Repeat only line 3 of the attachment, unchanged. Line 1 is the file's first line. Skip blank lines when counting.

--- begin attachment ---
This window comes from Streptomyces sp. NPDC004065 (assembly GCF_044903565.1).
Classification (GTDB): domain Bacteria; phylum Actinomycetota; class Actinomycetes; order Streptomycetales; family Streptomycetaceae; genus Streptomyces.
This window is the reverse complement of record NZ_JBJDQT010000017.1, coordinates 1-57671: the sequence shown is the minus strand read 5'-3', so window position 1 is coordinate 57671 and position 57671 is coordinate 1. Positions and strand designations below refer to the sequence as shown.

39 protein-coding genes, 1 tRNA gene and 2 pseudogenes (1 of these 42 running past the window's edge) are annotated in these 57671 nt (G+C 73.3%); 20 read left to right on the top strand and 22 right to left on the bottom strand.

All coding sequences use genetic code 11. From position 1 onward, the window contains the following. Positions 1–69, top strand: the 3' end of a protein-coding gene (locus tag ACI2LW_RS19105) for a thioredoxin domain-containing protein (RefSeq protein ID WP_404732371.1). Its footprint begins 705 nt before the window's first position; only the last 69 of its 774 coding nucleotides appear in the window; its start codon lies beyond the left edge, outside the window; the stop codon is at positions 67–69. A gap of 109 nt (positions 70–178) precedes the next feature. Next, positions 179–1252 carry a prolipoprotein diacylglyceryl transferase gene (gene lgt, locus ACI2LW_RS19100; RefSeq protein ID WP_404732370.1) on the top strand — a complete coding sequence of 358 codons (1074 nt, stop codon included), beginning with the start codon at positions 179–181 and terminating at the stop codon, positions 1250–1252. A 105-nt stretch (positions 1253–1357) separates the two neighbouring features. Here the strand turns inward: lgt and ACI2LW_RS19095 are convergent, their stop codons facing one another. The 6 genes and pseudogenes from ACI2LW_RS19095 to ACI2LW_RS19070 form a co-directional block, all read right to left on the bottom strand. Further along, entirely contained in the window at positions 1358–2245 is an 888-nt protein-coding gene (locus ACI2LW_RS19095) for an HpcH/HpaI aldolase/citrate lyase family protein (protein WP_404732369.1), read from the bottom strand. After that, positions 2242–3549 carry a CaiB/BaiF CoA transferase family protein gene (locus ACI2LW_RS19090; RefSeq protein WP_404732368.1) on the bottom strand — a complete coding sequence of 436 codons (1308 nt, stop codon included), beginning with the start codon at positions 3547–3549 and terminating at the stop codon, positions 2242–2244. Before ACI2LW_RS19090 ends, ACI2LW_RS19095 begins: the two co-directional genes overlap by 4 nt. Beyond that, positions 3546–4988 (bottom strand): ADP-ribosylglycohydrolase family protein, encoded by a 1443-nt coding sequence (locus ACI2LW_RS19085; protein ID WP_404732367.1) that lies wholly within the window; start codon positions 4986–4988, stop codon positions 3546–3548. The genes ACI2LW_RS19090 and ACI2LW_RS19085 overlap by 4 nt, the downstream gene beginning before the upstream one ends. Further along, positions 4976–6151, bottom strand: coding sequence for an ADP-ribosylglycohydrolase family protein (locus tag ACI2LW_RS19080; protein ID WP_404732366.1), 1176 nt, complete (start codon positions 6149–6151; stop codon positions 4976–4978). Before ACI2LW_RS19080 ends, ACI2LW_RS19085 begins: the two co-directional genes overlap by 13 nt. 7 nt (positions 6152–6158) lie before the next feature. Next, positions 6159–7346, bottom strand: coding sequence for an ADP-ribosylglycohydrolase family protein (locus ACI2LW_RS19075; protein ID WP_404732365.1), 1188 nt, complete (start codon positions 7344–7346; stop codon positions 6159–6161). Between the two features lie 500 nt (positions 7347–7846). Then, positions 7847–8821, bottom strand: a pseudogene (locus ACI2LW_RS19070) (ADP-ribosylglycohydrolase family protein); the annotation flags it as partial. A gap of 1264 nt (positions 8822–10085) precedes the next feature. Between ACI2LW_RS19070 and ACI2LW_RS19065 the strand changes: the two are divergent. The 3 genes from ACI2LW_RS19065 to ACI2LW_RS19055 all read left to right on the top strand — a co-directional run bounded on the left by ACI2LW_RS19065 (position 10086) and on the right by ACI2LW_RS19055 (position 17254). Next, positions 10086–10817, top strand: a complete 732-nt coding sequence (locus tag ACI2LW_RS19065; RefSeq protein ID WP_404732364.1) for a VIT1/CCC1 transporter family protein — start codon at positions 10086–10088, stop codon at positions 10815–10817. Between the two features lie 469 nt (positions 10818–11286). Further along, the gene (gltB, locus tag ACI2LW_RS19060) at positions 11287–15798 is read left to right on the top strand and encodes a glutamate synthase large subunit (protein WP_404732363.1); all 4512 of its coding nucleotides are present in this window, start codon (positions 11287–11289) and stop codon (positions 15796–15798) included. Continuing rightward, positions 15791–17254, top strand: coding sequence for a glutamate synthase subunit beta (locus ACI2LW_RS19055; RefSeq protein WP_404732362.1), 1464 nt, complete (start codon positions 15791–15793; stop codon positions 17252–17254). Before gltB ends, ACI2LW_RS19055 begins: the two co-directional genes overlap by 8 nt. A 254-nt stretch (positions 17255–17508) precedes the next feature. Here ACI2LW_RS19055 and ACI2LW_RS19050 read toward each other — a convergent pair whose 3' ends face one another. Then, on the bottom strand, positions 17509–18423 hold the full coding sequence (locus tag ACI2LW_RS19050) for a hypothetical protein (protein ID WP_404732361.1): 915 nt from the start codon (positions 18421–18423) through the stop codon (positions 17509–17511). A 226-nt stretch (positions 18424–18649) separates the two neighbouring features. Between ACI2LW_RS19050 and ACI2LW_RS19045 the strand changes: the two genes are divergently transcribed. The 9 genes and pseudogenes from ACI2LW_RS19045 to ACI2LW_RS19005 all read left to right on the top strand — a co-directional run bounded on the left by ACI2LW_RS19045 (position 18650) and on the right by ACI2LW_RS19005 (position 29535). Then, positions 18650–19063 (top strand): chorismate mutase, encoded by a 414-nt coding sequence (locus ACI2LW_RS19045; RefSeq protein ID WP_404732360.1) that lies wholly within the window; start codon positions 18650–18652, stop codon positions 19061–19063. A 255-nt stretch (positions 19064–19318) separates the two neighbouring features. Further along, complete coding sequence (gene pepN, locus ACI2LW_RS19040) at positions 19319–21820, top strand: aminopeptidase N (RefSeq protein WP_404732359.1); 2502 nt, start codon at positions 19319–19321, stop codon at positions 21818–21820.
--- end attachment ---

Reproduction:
This window is the reverse complement of record NZ_JBJDQT010000017.1, coordinates 1-57671: the sequence shown is the minus strand read 5'-3', so window position 1 is coordinate 57671 and position 57671 is coordinate 1. Positions and strand designations below refer to the sequence as shown.